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Research Report

THE UNSETTLING VIEW FROM MOSCOW: Russia’s Strategic Debate on a Doctrine of Pre-emption

Alexander Velez-Green
Copyright Date: Apr. 1, 2017
Pages: 42

Table of Contents

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  1. (pp. None)
  2. (pp. 1-1)
  3. (pp. 2-3)
  4. (pp. 4-8)

    Russian policymakers believe their nation is under siege. The eastward march of liberalism in post–Cold War Europe is seen by the Kremlin to pose an existential threat to the Russian state. Meanwhile, rapid shifts in the military-technological environment are simultaneously exposing Russia to U.S. or NATO military coercion. These trends inform arguments by Russia’s top military strategists in favor of what they perceive to be a defensive doctrine of pre-emption.

    Moscow has identified the United States and its NATO allies as the Russian Federation’s greatest threats today and for the foreseeable future.1 This pronouncement is rooted in Russian policymakers’...

  5. (pp. 8-13)

    This study tracks and analyzes Russian advocacy for a doctrine of pre-emption starting in 2007. Many of these calls appear in Military Thought. Others were identified using Russian media sources. These are the best open sources available by which to track the Russian military- strategic discourse on pre-emptive attacks but clearly present only a partial picture of a debate that is undoubtedly also taking place in closed venues in Russia.

    Of note, not all of the analyses discussed explicitly name the United States or NATO as the reason for or potential target of Russian pre-emptive attacks. However, Russian policymakers’ designation...

  6. (pp. 13-17)

    Rising calls for Russia’s adoption of a doctrine of pre-emption are not without precedent. (See Appendix A.)Yet, the military-technological environment in which these calls are being made differs substantially from that which existed when past Russian and U.S. pre-emptive attack doctrines were developed. This change in context has meaningful implications for the risks posed by Russia’s potential shift to pre-emption.

    The emerging military-technological environment will be unprecedented in many aspects of its technological scope, geographic breadth, and strategic complexity. The combined newness and interconnectedness of this environment will engender a high risk of miscalculation. That risk, in turn, promises to...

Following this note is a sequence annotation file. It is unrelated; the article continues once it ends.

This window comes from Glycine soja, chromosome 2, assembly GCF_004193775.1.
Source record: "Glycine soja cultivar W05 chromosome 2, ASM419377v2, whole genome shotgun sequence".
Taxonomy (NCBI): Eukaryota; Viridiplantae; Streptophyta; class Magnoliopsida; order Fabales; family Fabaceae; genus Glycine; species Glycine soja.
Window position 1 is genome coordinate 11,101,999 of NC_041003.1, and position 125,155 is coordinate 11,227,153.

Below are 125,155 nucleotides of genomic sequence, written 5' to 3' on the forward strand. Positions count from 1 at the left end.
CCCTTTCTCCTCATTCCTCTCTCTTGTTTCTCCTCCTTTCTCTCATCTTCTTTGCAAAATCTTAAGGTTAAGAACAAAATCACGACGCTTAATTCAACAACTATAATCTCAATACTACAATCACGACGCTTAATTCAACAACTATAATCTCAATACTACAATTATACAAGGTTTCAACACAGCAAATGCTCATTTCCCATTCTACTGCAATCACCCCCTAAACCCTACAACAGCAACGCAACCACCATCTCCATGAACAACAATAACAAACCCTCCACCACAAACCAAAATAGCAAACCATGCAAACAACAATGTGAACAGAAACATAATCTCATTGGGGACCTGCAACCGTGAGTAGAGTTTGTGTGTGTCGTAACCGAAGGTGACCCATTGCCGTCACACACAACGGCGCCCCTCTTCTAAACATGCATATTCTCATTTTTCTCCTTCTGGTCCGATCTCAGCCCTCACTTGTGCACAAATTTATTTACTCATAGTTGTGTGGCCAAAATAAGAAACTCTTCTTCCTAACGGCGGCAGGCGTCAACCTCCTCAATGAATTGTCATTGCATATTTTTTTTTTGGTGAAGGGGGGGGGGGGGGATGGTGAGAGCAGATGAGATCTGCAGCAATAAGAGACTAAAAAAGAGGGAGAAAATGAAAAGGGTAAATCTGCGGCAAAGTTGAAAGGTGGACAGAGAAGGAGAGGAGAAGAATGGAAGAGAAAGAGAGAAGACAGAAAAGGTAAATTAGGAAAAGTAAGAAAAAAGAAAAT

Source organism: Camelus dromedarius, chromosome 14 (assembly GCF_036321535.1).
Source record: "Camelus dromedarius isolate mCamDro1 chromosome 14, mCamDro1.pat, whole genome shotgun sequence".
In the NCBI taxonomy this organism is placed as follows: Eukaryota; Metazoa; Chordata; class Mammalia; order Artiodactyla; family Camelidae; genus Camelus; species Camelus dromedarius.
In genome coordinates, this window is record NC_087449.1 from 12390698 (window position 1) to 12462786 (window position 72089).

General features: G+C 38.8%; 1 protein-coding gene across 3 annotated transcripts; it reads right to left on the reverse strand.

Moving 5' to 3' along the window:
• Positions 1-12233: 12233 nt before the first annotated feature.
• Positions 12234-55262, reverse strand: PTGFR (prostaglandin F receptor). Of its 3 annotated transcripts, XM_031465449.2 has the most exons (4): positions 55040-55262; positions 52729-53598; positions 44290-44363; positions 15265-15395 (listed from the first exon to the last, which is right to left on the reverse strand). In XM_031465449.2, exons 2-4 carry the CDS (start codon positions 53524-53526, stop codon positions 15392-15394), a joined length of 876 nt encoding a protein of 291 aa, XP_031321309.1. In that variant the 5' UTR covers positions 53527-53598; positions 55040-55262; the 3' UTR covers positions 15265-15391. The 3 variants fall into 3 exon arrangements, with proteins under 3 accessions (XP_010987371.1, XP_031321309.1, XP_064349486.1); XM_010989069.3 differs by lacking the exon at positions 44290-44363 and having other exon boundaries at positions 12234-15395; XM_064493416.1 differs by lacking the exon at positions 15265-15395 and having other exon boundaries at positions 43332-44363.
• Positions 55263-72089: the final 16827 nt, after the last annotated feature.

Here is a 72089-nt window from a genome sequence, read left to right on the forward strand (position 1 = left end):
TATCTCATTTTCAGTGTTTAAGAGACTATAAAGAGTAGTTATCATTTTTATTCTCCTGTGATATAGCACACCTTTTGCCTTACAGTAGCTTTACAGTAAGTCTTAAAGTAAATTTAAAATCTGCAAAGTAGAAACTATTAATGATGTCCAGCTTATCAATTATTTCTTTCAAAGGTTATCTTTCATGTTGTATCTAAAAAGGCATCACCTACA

7. (pp. 18-19)

    Russian skeptics of a doctrine of pre-emption may hold the upper hand today. But there is reason to expect that this may not remain the case. Trends in the threat environment may ultimately force Moscow’s hand. If this happens, U.S. policymakers may have little warning prior to Russia’s shift to pre-emption. That is because Moscow already deploys – or is developing – many of the capabilities that would be used for pre-emptive attacks on the United States or NATO.

    The Kremlin has thus far opted against officially adopting a doctrine of pre-emption. This is evidenced in part by the strategy’s...

  8. (pp. 20-22)

    In view of Russia’s existing pre-emptive attack capabilities, U.S. policymakers should adopt a proactive approach to dissuading Moscow from shifting to a pre-emptive footing. As a starting point, U.S. policymakers should take steps to reduce both the expected value of a doctrine of pre-emption, as seen by Moscow, and also the perceived need for pre-emption. These steps would seek to reduce the prospects of misperception, miscommunication, and miscalculation that could lead to war.

    It is beyond the scope of this study to offer exhaustive or highly developed recommendations to this effect. Rather, the policy options outlined in this report seek...

  9. (pp. 22-22)

    The 21st century opened with relative quiet in the U.S.- Russian strategic relationship. But that quietude has fallen away sharply in recent years. The Trump administration may find room for cooperation with Russia on certain issues. Yet, this path will be fraught with risk. So too will the decades that follow.

    New military technologies are transforming the battlespace in unprecedented ways. High-speed communications and prompt strike weapons leave less time for nations to identify and react to threats. Likewise, growing interconnectedness and long-range strike options allow states to attack farther than before, especially through the air, cyberspace, and outer space...

  10. (pp. 23-27)
  11. (pp. 28-38)
  12. (pp. 39-40)